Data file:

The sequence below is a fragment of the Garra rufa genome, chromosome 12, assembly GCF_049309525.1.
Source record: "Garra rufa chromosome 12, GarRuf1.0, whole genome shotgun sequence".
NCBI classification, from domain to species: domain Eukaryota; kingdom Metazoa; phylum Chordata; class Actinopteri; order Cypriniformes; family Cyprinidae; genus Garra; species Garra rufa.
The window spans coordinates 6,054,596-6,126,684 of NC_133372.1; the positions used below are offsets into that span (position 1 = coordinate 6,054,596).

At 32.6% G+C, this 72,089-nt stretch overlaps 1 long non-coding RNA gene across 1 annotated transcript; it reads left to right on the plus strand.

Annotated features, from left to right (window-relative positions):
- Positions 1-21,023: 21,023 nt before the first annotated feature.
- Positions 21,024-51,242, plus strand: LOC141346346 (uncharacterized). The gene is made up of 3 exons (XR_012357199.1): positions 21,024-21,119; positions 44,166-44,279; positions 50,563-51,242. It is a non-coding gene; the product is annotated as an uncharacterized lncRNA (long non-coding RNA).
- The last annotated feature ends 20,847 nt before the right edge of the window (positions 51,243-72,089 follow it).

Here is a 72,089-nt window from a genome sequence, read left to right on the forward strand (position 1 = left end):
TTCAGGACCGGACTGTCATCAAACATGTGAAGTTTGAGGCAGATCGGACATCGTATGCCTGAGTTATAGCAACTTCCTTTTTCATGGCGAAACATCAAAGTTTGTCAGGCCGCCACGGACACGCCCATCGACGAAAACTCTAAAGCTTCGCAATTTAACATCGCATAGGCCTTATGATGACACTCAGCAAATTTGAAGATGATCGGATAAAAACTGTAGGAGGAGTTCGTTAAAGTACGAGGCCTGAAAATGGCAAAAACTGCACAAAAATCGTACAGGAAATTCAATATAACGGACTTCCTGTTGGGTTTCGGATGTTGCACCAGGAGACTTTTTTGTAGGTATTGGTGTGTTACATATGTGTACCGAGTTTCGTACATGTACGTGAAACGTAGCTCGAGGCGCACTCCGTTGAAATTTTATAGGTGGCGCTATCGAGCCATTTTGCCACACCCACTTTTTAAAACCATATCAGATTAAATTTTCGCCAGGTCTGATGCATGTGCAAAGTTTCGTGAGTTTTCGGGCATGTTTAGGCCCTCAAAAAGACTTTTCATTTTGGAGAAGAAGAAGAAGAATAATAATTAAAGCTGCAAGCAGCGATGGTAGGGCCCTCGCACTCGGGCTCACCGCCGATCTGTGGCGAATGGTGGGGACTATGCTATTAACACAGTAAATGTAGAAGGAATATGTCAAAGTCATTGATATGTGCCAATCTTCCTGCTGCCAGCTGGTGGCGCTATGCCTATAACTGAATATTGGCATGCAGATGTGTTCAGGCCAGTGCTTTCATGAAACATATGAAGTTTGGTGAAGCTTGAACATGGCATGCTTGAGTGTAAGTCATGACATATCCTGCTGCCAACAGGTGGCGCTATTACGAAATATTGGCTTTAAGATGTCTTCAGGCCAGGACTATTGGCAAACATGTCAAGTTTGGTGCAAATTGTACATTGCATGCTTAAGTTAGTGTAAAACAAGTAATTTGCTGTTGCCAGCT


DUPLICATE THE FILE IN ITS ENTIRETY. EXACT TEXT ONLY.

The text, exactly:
The sequence below is a fragment of the Garra rufa genome, chromosome 12, assembly GCF_049309525.1.
Source record: "Garra rufa chromosome 12, GarRuf1.0, whole genome shotgun sequence".
NCBI classification, from domain to species: domain Eukaryota; kingdom Metazoa; phylum Chordata; class Actinopteri; order Cypriniformes; family Cyprinidae; genus Garra; species Garra rufa.
The window spans coordinates 6,054,596-6,126,684 of NC_133372.1; the positions used below are offsets into that span (position 1 = coordinate 6,054,596).

At 32.6% G+C, this 72,089-nt stretch overlaps 1 long non-coding RNA gene across 1 annotated transcript; it reads left to right on the plus strand.

Annotated features, from left to right (window-relative positions):
- Positions 1-21,023: 21,023 nt before the first annotated feature.
- Positions 21,024-51,242, plus strand: LOC141346346 (uncharacterized). The gene is made up of 3 exons (XR_012357199.1): positions 21,024-21,119; positions 44,166-44,279; positions 50,563-51,242. It is a non-coding gene; the product is annotated as an uncharacterized lncRNA (long non-coding RNA).
- The last annotated feature ends 20,847 nt before the right edge of the window (positions 51,243-72,089 follow it).

Here is a 72,089-nt window from a genome sequence, read left to right on the forward strand (position 1 = left end):
TTCAGGACCGGACTGTCATCAAACATGTGAAGTTTGAGGCAGATCGGACATCGTATGCCTGAGTTATAGCAACTTCCTTTTTCATGGCGAAACATCAAAGTTTGTCAGGCCGCCACGGACACGCCCATCGACGAAAACTCTAAAGCTTCGCAATTTAACATCGCATAGGCCTTATGATGACACTCAGCAAATTTGAAGATGATCGGATAAAAACTGTAGGAGGAGTTCGTTAAAGTACGAGGCCTGAAAATGGCAAAAACTGCACAAAAATCGTACAGGAAATTCAATATAACGGACTTCCTGTTGGGTTTCGGATGTTGCACCAGGAGACTTTTTTGTAGGTATTGGTGTGTTACATATGTGTACCGAGTTTCGTACATGTACGTGAAACGTAGCTCGAGGCGCACTCCGTTGAAATTTTATAGGTGGCGCTATCGAGCCATTTTGCCACACCCACTTTTTAAAACCATATCAGATTAAATTTTCGCCAGGTCTGATGCATGTGCAAAGTTTCGTGAGTTTTCGGGCATGTTTAGGCCCTCAAAAAGACTTTTCATTTTGGAGAAGAAGAAGAAGAATAATAATTAAAGCTGCAAGCAGCGATGGTAGGGCCCTCGCACTCGGGCTCACCGCCGATCTGTGGCGAATGGTGGGGACTATGCTATTAACACAGTAAATGTAGAAGGAATATGTCAAAGTCATTGATATGTGCCAATCTTCCTGCTGCCAGCTGGTGGCGCTATGCCTATAACTGAATATTGGCATGCAGATGTGTTCAGGCCAGTGCTTTCATGAAACATATGAAGTTTGGTGAAGCTTGAACATGGCATGCTTGAGTGTAAGTCATGACATATCCTGCTGCCAACAGGTGGCGCTATTACGAAATATTGGCTTTAAGATGTCTTCAGGCCAGGACTATTGGCAAACATGTCAAGTTTGGTGCAAATTGTACATTGCATGCTTAAGTTAGTGTAAAACAAGTAATTTGCTGTTGCCAGCT